TitleDesigned to Last
Duration08 February 2017 to 19 March 2017
Opening HoursMonday closed / Tuesday 10:00 - 20:00 / Wednesday-Thursday 10:00 - 18:00 / Friday 10:00 - 20:00 / Saturday-Sunday 11:00 - 18:00
Telephone+46 8 520 235 00
|Title||Designed to Last||Posted In||Exhibition||Duration||08 February 2017 to 19 March 2017|
|Venue||Arkdes||Opening Hours||Monday closed / Tuesday 10:00 - 20:00 / Wednesday-Thursday 10:00 - 18:00 / Friday 10:00 - 20:00 / Saturday-Sunday 11:00 - 18:00||Location||
Exercisplan 4 Skeppsholmen
|Telephone||+46 8 520 235 00||[email protected]|
"Sustainability," the still very much in-tune buzzword among the international design community is celebrated in the “Designed to Last” exhibition, the second collaboration between the Swedish magazine, Residence, and design museum, ArkDes (in 2016's Designer of the Year exhibition they fêted Note Design Studio). Running in Stockholm until March 19th 2017, the exhibition is curated by ArkDes and its senior curator Karin Åberg Waern, as well as Residence and its editor-in-chief Hanna Nova Beatrice; the all-star Scandinavian team of contributors is joined by Norway’s leading stylist duo Kråkvik&D’Orazio, who were responsible for the exhibition's design.
Through a series of beautifully orchestrated vignettes, the participating designers, all of whom have been awarded by Residence magazine for their contributions to Swedish design during the year 2016, namely- Fredrik Färg and Emma Blanche, Johan Carpner, Folkform, Calle Forsberg, Petra Gipp, Christian Halleröd, Massproductions, Melo, Emma Olbers and Carina Seth Andersson offer their take on what sustainable design can produce and how those items are truly meant to last and be appreciated for years.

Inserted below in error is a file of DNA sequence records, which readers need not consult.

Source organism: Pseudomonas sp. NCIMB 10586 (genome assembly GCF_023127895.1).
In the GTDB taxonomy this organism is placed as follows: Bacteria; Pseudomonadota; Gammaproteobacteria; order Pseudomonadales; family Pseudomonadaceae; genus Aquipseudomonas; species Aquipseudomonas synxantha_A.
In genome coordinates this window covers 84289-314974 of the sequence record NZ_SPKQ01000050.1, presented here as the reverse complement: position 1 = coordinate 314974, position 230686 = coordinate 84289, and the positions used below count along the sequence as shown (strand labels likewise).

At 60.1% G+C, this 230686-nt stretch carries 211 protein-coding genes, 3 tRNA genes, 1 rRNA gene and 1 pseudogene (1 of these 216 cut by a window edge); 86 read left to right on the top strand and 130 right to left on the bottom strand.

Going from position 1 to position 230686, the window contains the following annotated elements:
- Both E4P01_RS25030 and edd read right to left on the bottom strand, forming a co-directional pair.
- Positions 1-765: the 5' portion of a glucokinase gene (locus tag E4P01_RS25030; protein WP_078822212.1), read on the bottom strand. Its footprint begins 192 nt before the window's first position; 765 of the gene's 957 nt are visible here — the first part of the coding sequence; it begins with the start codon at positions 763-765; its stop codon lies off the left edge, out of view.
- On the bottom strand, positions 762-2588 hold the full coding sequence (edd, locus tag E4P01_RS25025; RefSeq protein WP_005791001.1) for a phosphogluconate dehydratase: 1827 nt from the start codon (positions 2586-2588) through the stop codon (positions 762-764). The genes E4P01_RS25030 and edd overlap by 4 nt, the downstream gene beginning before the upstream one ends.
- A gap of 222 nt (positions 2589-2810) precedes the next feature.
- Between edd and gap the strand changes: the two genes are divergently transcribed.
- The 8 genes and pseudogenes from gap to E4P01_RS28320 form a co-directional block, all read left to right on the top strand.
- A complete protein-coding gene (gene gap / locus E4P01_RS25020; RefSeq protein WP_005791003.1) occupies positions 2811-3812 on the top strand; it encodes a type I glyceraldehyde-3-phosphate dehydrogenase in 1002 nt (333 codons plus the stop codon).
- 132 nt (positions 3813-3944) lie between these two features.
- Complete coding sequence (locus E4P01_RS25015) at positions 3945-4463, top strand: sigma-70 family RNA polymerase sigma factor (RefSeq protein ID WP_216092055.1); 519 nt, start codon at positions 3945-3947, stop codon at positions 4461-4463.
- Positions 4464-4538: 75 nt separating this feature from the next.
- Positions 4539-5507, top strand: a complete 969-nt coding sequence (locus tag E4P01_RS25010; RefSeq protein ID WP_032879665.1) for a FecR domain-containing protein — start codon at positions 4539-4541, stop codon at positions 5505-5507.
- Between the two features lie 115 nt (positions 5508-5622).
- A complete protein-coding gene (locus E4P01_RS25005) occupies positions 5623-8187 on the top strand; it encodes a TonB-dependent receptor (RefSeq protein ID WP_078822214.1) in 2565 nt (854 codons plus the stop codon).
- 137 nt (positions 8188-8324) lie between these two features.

For these designers, sustainability isn't an option but, rather, a direct path. "I usually say that I begin from the end, focusing on how the product can best be recycled," says Emma Olbers adding that she tries to select materials with as low CO2 emissions as possible even in the sketching phase. Meanwhile, the five friend team behind Melo work entirely by hand with solid ash wood in order to not only preserve the wood's character for the production of their intriguing pieces, but also to be able to make use of all the waste that accumulates during their manufacturing. Folkform's Anna Holmquist and Chandra Ahlsell also share in the importance of patience in order to achieve the desired end goal. "The design process must be allowed to take time; it requires reflection to understand different materials and their properties," they say.
The geometrically focused vignettes of the exhibition draw attention to the sustainably designed items themselves with a series of pale pink, taupe, brown and off-white backgrounds. As visitors wander around the floor they are encouraged to also visualize what these items would look like in a living environment -- albeit an abstract one -- as well as how they interact with each other. As is true with all Swedish design, minimalism and purity of form can, and is, accurately be applied to all the featured items; from the large such as Christian Hallerod's wood block Byredo armchair, to the small such as Carina Seth Andersson's ceramics.